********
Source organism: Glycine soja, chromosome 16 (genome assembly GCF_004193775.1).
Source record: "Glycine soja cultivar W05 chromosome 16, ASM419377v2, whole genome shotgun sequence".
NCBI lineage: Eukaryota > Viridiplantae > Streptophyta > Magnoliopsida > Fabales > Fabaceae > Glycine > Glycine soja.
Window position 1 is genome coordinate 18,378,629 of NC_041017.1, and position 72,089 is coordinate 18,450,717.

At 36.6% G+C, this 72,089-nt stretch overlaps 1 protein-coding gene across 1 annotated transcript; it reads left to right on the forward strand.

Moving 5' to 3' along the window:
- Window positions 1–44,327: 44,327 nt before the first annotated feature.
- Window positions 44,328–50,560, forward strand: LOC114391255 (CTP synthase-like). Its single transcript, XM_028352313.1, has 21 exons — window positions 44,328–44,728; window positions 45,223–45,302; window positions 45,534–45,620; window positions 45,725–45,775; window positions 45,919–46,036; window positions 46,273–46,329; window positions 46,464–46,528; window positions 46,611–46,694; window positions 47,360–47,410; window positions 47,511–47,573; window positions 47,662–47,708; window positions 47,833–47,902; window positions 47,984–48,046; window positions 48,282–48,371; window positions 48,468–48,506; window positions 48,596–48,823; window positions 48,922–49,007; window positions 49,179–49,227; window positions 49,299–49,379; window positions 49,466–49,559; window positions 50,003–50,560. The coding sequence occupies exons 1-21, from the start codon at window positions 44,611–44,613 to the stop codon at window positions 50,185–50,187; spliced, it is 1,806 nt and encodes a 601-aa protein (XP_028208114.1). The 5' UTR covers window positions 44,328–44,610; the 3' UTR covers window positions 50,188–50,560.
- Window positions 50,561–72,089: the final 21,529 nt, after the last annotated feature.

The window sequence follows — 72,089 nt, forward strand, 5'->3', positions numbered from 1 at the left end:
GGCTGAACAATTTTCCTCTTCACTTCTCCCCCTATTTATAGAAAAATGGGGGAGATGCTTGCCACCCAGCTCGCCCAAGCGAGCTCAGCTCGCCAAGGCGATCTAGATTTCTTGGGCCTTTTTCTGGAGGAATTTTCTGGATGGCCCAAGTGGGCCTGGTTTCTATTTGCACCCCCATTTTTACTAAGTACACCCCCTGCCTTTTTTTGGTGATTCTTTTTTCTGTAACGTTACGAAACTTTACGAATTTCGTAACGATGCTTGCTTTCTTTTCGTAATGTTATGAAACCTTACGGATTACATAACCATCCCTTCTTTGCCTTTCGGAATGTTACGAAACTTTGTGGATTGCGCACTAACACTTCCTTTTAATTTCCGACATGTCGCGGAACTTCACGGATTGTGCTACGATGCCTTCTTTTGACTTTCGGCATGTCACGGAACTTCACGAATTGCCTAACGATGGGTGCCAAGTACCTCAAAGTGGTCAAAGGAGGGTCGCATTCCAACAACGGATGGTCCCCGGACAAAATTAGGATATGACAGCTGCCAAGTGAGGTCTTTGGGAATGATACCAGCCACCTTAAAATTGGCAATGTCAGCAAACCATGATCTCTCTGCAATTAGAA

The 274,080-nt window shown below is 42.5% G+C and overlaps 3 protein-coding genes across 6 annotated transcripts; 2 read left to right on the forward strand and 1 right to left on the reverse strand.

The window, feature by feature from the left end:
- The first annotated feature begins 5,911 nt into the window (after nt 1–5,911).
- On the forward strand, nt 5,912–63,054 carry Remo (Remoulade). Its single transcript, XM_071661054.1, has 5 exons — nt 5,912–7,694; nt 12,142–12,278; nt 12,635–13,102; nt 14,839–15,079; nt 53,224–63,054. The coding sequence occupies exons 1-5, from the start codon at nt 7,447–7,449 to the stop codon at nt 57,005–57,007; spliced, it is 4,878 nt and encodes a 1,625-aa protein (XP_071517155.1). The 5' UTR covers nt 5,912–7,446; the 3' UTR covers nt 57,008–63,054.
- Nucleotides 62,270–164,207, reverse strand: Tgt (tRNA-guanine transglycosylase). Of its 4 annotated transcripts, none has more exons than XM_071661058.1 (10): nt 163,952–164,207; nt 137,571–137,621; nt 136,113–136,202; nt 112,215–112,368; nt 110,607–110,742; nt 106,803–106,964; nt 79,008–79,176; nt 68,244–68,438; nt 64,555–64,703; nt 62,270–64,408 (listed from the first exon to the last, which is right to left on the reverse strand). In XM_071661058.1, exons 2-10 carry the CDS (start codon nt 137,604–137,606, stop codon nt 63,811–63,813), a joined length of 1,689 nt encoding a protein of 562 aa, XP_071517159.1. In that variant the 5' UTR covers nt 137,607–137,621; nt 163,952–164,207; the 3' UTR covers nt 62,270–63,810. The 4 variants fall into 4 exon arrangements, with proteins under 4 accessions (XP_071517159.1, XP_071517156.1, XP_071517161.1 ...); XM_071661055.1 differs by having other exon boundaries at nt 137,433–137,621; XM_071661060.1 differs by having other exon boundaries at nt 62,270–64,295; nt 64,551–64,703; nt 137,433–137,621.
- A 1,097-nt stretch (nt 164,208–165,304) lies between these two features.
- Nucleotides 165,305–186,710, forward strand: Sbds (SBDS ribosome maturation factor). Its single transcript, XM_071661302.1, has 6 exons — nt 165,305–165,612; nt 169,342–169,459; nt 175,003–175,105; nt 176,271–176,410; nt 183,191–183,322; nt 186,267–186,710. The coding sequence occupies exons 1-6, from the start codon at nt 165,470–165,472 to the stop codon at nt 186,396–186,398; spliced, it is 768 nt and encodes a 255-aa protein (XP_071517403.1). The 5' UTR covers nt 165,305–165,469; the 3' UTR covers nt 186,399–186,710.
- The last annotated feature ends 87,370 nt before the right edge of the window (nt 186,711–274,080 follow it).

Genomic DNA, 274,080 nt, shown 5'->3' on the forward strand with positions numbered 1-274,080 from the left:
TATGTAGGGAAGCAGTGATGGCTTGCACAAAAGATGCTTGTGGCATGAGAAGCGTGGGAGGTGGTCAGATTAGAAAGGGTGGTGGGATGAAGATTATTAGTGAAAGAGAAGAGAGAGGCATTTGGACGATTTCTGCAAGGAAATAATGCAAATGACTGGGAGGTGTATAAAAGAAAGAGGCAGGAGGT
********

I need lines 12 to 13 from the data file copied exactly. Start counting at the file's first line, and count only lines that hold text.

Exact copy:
The 274,080-nt window shown below is 42.5% G+C and overlaps 3 protein-coding genes across 6 annotated transcripts; 2 read left to right on the forward strand and 1 right to left on the reverse strand.

The window, feature by feature from the left end: